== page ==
Terri LeGrand is a candidate for North Carolina Senate District 31, representing Forsyth and Davie Counties. Working in financial aid at Wake Forest University, Terri is helping students cope with the pandemic while running to represent a recently redrawn senate district. She sees transportation and housing as directly impacting people’s day-in and day-out lives and wants to create policies that will improve access to both of these. She also wants to make sure that everyone has access to affordable healthcare, fully funded public schools, and clean air and water.
Our Executive Director, Sarah Preston, had a chance to catch up with Terri last week. They talked about Terri’s winning strategy for the district. In this new competitive district, Terri has observed that there has never really been a competitive election before, and since the district has always been safe – one way or the other – the people representing it have never had to work hard for those votes. Terri wants to change that. She says that her top priority in the campaign is to make sure that she is present in the community and voters feel that she is accessible. That is more important to Terri than any one issue. “I want them to know that I will be an advocate for them and fight for them. That’s my winning strategy,” Terri told Sarah. Read on to learn more about Terri’s plans and what she thinks will most help her district and North Carolina.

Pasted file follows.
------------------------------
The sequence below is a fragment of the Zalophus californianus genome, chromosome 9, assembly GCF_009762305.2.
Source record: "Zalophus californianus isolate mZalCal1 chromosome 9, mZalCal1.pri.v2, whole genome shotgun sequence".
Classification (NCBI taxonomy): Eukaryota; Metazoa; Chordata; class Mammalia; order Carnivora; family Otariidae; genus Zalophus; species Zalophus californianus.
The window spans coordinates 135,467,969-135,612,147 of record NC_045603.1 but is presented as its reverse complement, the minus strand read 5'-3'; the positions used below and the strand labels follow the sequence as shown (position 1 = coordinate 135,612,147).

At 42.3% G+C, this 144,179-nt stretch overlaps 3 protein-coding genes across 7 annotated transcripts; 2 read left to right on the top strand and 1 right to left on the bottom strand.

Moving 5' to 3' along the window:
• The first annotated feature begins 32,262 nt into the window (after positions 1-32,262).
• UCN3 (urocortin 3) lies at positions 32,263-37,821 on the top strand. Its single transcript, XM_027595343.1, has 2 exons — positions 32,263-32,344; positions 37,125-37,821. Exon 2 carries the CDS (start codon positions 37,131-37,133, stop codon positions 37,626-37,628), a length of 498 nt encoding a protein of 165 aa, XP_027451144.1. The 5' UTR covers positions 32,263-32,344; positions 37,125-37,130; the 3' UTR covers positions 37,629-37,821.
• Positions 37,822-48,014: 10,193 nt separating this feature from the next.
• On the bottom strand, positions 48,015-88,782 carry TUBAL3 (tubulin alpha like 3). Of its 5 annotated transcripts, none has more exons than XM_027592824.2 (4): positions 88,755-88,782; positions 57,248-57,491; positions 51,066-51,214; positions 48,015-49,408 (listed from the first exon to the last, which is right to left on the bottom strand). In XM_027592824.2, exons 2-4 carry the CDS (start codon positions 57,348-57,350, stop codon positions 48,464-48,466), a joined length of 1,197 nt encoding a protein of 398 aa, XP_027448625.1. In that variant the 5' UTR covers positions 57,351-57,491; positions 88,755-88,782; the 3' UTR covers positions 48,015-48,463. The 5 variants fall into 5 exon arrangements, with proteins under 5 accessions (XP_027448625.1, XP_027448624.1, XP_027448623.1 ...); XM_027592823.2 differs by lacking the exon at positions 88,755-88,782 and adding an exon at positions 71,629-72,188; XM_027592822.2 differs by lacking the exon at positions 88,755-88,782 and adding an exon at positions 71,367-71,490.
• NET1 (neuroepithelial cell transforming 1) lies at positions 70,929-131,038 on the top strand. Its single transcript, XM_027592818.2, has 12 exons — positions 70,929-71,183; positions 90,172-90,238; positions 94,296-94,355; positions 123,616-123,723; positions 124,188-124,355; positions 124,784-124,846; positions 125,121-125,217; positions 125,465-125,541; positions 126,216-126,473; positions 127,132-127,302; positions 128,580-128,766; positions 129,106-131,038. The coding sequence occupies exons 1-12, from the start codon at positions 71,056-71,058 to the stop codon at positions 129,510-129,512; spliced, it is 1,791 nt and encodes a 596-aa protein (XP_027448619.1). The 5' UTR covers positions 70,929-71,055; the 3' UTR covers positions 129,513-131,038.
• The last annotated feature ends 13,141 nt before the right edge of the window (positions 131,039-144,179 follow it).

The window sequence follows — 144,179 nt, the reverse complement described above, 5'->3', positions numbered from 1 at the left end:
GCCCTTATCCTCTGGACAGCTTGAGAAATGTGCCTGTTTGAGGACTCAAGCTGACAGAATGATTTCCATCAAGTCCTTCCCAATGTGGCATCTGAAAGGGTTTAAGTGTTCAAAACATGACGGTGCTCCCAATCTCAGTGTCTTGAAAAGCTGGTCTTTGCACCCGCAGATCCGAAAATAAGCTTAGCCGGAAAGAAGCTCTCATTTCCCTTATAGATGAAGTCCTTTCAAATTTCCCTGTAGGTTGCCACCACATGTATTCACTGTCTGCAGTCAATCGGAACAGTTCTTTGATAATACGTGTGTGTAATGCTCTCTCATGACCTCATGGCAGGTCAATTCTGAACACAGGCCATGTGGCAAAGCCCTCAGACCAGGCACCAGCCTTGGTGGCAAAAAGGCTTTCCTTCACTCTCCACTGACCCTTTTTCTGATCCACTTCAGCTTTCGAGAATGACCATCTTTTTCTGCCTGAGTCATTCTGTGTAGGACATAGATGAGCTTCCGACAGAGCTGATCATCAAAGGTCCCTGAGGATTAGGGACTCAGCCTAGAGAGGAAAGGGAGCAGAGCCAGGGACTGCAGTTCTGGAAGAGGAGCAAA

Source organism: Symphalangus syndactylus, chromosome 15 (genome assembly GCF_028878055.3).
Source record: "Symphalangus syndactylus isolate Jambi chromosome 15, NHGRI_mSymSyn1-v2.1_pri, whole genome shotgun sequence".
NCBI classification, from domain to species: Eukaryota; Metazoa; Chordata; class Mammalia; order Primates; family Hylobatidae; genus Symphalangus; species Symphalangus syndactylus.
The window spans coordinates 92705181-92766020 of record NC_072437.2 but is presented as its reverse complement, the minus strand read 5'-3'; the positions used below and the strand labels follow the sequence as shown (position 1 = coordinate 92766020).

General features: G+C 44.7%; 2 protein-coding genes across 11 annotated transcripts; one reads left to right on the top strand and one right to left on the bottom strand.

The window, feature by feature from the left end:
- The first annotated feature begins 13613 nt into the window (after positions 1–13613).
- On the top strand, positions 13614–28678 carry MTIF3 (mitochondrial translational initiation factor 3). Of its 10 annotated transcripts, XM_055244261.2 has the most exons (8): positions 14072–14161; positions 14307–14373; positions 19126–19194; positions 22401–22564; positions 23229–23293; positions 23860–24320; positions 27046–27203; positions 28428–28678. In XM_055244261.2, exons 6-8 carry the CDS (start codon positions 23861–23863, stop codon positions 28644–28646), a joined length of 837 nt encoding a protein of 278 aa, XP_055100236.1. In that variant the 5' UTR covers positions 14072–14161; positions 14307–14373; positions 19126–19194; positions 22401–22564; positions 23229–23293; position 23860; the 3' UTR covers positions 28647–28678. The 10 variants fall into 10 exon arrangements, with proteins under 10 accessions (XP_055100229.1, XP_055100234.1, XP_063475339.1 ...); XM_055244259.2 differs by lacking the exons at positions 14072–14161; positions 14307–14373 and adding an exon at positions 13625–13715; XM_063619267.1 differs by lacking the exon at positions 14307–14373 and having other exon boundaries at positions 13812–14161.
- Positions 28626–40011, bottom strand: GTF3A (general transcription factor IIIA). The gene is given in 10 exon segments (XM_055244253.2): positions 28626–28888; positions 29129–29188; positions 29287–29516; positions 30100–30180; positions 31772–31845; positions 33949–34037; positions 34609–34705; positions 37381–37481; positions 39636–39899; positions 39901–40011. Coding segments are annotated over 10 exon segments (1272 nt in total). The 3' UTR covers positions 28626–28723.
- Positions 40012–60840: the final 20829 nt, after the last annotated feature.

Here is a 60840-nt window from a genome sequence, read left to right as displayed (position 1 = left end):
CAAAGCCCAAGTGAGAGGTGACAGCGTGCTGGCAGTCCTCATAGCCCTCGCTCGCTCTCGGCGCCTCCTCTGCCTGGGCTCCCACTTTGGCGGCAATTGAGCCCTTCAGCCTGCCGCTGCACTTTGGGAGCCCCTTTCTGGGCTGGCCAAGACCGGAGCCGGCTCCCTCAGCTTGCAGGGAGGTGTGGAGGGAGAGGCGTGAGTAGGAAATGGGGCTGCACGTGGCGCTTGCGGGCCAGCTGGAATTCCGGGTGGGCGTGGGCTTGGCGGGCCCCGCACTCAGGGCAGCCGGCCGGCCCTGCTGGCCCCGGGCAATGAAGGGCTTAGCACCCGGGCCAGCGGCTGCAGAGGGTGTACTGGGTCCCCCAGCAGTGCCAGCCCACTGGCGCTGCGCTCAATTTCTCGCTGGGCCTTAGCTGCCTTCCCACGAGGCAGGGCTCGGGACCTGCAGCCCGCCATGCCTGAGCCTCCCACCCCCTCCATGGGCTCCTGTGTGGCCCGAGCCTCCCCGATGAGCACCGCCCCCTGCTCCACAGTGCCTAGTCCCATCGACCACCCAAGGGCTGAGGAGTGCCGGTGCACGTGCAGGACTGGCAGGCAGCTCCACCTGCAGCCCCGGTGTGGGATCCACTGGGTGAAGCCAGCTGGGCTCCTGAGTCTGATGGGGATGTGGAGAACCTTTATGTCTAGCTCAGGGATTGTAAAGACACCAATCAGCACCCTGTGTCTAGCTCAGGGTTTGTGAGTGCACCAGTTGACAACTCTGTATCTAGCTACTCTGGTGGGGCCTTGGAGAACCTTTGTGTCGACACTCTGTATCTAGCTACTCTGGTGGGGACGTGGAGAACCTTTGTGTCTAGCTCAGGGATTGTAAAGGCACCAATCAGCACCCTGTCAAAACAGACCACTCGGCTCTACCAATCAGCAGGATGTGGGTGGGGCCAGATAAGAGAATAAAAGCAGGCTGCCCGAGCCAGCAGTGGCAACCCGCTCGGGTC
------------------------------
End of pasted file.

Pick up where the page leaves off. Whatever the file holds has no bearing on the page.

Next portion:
SP: Why did you decide to run for office in 2018 and why are you running again in 2020?
Terri: I’ve been thinking about this today. My daughter gave me a journal that accompanies Michelle Obama’s book, Becoming, and this morning’s prompt was, “What caused a sudden turn in your life?” The answer for me was the 2016 election. I just remember that visceral feeling of regret and disgust when Donald Trump won and I knew I just had to do something. That’s why I ran in 2018. I wasn’t willing to not do everything I could to create a different outcome in 2018. I think I did that, even though I didn’t win.
In 2020, I am just building on that. We could flip the majority in the House and Senate and that would be a huge impact. If I can make a difference, I must.
SP: What do you think is the most important thing that the government can do to help people now and into the future?
Terri: I really think the most important thing we can do is make sure we have free and fair elections. I believe that everything flows from that. If voters can select their representatives instead of the other way around, we will have a more just and fair society. And if that is the case, we will be able to weather things like this pandemic better because we will have policies that protect people and support them. We have starved our public health departments. If we had policies that supported public health instead, we would be in a better position today. If we had free and fair elections, we would have more women in office and we would have more progressive people in office. We could address climate change, natural disasters, and public health. Why are we always unprepared for disasters?
SP: What do you hope to accomplish for women and families in North Carolina if elected?